The International Institute for Species Exploration at Arizona State University released a report May 23, announcing this year's top 10 New Species.

The International Institute for Species Exploration at Arizona State University released a report May 23, announcing this year's top 10 New Species. This is the sixth year this list has been released.

"We have identified only about two million of an estimated 10 to 12 million living species and that does not count most of the microbial world," said Quentin Wheeler, founding director of the International Institute for Species Exploration at ASU and author of "What on Earth? 100 of our Planet's Most Amazing New Species" (NY, Plume, 2013). "For decades, we have averaged 18,000 species discoveries per year which seemed reasonable before the biodiversity crisis. Now, knowing that millions of species may not survive the 21st century, it is time to pick up the pace.  We are calling for a NASA-like mission to discover 10 million species in the next 50 years. This would lead to discovering countless options for a more sustainable future while securing evidence of the origins of the biosphere."

The list reads:

1.      Lilliputian Violet (Viola lilliputana)- Listed among the smallest violets in the world, the Lilliputian Violet can be found only in a single locality in an Intermontane Plateau of the high Andes of Peru.

2.      Lyre Sponge (Chondrocladia lyra) - This lyre-shaped carnivorous sponge was discovered in deep water from the northeast Pacific Ocean off the coast of California.

3.      Lesula Monkey (Cercopithecus lomamiensis) - The Lesula Monkey is an Old World monkey and was discovered in the Democratic Republic of the Congo. It is the second species of monkeys discovered in Africa over the last 28 years.

4.      No to the Mine! Snake (Sibon noalamina) - This snail eating snake was discovered in the highland rainforests of western Panama. It feeds on only soft bodied prey like slugs, earthworms and amphibian eggs.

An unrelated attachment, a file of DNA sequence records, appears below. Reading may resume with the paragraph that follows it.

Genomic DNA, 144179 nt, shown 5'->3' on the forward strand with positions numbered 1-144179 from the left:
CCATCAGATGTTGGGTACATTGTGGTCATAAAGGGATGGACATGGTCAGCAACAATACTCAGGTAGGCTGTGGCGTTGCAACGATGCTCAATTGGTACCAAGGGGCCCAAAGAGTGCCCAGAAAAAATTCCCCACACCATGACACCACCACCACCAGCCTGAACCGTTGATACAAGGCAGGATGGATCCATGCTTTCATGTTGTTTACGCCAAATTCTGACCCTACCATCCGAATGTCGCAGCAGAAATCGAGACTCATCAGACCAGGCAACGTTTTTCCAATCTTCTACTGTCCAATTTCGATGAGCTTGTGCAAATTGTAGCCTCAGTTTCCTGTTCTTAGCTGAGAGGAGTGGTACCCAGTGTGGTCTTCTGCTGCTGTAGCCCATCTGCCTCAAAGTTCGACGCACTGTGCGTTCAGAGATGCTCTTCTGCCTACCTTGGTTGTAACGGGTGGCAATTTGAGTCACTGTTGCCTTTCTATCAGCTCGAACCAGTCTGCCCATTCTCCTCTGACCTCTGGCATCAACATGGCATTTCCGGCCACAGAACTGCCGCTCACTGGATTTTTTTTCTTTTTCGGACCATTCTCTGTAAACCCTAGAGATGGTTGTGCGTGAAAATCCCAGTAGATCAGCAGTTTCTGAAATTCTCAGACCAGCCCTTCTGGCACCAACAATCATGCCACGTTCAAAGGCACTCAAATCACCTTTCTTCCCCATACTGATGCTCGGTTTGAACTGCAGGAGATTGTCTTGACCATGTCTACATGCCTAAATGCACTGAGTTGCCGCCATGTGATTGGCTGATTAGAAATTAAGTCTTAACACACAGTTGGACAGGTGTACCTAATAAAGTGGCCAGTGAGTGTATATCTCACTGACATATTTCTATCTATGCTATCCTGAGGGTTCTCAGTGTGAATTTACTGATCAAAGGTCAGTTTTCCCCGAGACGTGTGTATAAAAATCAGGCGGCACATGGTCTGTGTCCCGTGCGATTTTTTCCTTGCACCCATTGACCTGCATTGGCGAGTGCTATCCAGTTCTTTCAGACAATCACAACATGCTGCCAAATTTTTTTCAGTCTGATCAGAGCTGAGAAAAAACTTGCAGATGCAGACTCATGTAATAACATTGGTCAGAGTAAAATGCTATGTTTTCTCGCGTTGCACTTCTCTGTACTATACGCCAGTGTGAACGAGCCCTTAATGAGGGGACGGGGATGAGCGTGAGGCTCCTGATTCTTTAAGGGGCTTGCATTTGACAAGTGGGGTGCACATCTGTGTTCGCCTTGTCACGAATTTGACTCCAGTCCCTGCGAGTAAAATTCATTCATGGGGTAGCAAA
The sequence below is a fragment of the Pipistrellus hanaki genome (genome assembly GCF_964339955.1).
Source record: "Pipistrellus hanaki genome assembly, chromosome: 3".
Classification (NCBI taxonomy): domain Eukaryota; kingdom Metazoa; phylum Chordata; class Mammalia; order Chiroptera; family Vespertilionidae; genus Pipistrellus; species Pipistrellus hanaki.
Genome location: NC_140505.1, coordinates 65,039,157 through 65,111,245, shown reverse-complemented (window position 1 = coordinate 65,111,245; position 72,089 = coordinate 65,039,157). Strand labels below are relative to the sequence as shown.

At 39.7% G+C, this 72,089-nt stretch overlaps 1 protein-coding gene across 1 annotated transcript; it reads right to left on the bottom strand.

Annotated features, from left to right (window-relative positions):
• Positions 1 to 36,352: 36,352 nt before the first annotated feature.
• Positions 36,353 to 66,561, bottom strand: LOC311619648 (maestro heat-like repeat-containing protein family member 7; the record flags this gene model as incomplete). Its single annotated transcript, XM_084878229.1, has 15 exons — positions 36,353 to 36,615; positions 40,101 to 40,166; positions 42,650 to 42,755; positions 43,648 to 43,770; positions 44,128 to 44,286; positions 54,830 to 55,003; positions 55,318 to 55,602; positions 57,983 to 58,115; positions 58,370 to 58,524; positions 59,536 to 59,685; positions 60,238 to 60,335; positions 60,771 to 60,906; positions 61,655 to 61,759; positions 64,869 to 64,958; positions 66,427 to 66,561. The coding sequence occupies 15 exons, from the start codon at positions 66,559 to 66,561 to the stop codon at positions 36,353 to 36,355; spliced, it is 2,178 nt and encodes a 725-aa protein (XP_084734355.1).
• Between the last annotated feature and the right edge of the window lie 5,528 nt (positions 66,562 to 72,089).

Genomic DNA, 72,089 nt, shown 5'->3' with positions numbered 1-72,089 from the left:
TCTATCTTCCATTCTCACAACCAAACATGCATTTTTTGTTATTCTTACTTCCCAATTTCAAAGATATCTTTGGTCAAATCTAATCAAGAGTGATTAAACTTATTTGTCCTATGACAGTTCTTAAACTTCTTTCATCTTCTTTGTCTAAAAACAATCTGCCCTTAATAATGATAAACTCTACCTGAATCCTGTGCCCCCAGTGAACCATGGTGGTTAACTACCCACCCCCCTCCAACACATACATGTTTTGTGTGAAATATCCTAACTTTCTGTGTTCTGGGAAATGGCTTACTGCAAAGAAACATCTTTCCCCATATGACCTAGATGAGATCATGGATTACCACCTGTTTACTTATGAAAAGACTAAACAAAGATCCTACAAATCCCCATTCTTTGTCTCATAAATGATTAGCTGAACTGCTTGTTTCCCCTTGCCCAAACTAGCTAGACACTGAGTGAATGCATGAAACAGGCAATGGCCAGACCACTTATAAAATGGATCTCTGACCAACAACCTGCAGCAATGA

5.      A Smudge on Paleolithic Art (Ochroconis anomala) - This fungus was discovered on the walls of Lascaux Cave in France. Scientists say one of two new species of this fungus is harmless while the other one causes disease in humans who have weak immune systems.

6.      World's Smallest Vertebrate (Paedophryne amanuensis) - This tiny frog was found in Amau village in Papua New Guinea and now owns the title of being the "smallest living vertebrate."

7.      Endangered Forest (Eugenia petrikensis) - A new found species of Eugenia, E. petrikensis is a shrub growing to two meters with emerald green, slightly glossy foliage and beautiful, dense clusters of small magenta flowers. It was found in South America, New Caledonia and Madagascar.

8.      Lightning Roaches? (Lucihormetica luckae) - This glow-in-the-dark cockroach was discovered in Ecuador.

9.      No Social Butterfly (Semachrysa jade) - This species is a beautiful green lacewing with dark markings at the base of its wings which was discovered in a park near Kuala Lumpur.

10.  Hanging Around in the Jurassic (Juracimbrophlebia ginkgofolia) - This hangingfly fossil was discovered in Middle Jurassic deposits in the Jiulongshan Formation in China's Inner Mongolia.